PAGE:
Aborting a jQuery Ajax request.

In some cases, you might want to attempt to abort a jQuery Ajax request.

For example:

  1. The user clicks on a button.
  2. The button sends an Ajax request.
  3. The user clicks on the button again, before the Ajax request mentioned in step two has finished.

Obviously, this can be an issue, especially if the user grows impatient and/or has decided to spam the button in question. Thankfully, the jQuery library allows to manually abort an ajax request, which can help you to avoid duplicate requests. Code example:

//Contains the last jqXHR object.
var currentRequest;

//This fictional functional is called whenever our button is clicked.
function buttonClicked(){
    if(currentRequest){
        currentRequest.abort();
    }
    currentRequest = $.ajax({
        url: "/example.php",
        type: "post",
        data: {'test': 'example'}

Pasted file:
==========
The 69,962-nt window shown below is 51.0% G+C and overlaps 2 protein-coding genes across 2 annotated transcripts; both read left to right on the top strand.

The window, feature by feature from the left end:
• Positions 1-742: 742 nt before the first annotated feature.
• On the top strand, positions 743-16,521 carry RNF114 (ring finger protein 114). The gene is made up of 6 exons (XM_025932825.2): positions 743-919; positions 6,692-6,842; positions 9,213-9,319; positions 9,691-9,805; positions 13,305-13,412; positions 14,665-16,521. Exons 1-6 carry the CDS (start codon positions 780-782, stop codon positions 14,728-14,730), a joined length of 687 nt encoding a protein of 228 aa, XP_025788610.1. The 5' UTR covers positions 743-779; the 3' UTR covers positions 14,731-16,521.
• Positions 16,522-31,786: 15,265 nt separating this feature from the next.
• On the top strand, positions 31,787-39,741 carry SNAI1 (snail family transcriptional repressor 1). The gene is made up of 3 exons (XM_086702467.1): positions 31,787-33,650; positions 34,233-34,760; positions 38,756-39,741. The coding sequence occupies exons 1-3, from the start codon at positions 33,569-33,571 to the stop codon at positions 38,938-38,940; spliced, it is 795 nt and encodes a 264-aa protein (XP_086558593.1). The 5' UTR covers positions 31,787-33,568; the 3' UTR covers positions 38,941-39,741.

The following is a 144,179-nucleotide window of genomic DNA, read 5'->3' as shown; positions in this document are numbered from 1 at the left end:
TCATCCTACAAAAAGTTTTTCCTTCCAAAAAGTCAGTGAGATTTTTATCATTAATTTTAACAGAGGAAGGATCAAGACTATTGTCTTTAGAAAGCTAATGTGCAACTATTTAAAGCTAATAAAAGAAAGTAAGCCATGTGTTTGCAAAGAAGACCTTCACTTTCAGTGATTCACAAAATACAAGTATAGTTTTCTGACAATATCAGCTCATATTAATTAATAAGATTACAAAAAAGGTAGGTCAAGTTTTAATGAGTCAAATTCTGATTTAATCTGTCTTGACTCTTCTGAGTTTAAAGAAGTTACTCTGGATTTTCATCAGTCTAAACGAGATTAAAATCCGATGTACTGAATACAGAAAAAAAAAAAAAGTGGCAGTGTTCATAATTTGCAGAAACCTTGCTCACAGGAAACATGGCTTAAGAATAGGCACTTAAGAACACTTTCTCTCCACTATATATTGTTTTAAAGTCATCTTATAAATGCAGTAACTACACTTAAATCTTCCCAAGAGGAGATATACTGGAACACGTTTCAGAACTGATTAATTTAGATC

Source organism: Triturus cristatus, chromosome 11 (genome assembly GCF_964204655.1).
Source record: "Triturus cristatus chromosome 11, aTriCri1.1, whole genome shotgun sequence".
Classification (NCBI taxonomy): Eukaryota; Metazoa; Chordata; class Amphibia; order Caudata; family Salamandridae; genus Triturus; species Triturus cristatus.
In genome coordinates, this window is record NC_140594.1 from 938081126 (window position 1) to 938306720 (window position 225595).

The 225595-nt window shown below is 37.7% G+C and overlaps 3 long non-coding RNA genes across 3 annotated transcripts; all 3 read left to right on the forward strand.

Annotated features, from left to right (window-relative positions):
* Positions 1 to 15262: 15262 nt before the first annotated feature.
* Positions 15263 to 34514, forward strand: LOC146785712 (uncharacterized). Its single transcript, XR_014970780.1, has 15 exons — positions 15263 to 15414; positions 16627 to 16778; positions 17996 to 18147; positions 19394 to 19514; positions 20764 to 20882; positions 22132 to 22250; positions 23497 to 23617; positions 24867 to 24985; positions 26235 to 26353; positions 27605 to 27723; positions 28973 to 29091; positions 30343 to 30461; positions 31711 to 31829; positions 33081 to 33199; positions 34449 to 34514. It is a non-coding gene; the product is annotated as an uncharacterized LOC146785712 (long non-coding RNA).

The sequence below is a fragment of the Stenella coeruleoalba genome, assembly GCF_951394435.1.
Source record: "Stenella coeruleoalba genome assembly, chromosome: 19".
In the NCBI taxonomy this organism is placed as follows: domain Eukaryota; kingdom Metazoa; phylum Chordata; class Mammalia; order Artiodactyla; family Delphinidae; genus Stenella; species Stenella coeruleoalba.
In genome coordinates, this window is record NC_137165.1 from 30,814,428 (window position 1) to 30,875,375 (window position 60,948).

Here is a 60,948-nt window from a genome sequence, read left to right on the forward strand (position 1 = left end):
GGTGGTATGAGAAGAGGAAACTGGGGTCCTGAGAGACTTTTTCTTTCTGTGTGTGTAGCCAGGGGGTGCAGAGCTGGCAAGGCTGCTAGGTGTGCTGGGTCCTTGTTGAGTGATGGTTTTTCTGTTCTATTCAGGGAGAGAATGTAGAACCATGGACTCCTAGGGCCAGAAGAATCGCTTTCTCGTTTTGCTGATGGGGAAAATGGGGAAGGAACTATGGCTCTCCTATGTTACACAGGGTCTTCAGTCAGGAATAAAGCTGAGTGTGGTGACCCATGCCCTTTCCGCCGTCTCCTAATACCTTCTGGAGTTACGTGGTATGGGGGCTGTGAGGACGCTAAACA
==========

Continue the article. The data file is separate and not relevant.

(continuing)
});
}

As you can see, we’ve made use of the the abort() function, which can be called on the jqXHR object.

It is important to note that the abort function will not always prevent the request from reaching the server. i.e. If the request reaches the server before abort() is called, the server may continue to process the request. To guard against duplicate Ajax requests, you should disable the element that is used to call it.

Example:

  1. User clicks on a button.
  2. Said button is disabled so that it can no longer be clicked on.
  3. The Ajax request is sent.
  4. The button is re-enabled once the Ajax request has been completed.